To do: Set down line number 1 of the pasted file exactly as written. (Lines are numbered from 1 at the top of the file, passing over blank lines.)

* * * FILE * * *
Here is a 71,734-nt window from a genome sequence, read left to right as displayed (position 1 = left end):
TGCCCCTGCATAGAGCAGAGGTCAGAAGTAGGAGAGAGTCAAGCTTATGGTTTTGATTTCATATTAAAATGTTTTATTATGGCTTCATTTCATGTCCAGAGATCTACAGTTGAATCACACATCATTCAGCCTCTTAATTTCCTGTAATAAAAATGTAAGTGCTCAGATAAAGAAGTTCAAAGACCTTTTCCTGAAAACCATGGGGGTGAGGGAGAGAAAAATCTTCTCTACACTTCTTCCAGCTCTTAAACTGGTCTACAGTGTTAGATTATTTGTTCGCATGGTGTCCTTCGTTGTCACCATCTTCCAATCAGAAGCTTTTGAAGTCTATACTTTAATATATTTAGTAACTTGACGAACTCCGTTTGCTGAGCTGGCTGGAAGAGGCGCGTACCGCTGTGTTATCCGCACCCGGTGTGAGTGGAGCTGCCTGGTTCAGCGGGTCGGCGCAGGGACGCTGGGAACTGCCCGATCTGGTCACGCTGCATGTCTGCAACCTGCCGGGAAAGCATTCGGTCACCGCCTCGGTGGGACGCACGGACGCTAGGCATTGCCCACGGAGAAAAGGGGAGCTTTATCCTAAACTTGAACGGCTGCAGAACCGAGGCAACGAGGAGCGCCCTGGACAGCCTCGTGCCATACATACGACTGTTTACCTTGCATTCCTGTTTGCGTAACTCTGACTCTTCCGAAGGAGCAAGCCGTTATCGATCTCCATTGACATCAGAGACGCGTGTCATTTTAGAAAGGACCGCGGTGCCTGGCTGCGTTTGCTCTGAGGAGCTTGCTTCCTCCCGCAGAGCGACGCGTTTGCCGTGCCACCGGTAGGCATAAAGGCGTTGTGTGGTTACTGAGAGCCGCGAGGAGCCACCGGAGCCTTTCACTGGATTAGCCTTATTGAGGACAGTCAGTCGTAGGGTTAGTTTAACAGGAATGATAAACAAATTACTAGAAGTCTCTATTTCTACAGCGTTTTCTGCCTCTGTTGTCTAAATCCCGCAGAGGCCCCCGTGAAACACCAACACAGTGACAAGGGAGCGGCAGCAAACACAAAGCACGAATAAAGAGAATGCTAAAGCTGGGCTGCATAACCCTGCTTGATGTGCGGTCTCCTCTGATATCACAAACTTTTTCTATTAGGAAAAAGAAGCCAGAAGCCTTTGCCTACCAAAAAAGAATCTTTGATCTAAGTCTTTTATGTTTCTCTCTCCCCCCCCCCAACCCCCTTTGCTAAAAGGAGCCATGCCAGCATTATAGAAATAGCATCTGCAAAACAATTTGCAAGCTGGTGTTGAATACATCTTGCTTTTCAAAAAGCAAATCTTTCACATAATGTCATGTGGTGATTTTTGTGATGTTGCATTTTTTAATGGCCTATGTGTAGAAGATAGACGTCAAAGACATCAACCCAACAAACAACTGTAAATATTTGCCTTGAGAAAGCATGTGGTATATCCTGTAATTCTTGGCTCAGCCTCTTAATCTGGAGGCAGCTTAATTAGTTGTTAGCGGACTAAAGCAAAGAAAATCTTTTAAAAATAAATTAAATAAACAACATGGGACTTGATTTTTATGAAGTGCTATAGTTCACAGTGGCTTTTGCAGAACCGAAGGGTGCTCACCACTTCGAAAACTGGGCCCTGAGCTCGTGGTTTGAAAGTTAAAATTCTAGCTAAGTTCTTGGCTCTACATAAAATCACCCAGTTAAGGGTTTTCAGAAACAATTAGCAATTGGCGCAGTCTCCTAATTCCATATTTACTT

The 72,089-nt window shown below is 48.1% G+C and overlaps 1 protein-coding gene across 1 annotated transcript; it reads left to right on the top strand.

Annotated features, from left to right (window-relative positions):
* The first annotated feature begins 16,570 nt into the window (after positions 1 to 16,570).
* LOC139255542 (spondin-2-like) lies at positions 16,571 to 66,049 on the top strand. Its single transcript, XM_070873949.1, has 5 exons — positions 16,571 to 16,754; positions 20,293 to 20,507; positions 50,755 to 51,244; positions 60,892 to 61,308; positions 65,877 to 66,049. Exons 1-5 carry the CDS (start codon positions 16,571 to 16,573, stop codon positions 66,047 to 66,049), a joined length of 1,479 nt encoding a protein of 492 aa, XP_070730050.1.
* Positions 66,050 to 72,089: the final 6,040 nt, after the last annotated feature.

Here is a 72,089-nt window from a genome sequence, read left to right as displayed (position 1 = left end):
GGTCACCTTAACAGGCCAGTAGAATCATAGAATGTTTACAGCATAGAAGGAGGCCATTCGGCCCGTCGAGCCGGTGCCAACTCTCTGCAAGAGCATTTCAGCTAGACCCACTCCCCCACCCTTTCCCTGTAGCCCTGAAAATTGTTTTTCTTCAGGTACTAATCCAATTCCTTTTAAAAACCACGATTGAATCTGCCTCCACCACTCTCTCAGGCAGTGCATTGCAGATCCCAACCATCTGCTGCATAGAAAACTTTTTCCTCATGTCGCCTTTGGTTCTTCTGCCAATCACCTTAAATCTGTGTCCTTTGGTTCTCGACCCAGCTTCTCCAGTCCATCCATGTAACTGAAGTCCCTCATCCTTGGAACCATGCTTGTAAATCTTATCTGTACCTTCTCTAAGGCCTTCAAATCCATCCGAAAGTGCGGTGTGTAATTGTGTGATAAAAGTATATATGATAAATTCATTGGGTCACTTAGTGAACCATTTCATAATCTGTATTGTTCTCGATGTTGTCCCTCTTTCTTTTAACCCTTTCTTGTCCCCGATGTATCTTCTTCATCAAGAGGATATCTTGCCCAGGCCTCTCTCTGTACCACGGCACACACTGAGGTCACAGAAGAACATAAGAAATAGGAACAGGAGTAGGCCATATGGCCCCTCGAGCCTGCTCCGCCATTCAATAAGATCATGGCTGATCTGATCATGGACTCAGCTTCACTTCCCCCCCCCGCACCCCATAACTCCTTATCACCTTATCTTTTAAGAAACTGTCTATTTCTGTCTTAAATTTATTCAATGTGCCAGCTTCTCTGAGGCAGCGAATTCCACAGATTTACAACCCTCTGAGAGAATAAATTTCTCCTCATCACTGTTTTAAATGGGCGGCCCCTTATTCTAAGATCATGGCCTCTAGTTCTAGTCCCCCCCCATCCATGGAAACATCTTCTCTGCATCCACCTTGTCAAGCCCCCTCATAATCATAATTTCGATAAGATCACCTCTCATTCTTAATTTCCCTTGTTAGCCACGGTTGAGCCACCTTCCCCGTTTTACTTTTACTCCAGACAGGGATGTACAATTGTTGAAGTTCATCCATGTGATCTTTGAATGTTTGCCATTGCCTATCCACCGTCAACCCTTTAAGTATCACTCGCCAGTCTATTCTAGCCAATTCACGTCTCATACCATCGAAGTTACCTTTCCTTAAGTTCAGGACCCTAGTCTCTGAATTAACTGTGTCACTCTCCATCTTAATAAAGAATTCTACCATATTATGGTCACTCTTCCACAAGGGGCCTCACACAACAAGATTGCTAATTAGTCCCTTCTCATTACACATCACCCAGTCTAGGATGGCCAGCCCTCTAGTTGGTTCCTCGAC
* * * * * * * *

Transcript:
Here is a 71,734-nt window from a genome sequence, read left to right as displayed (position 1 = left end):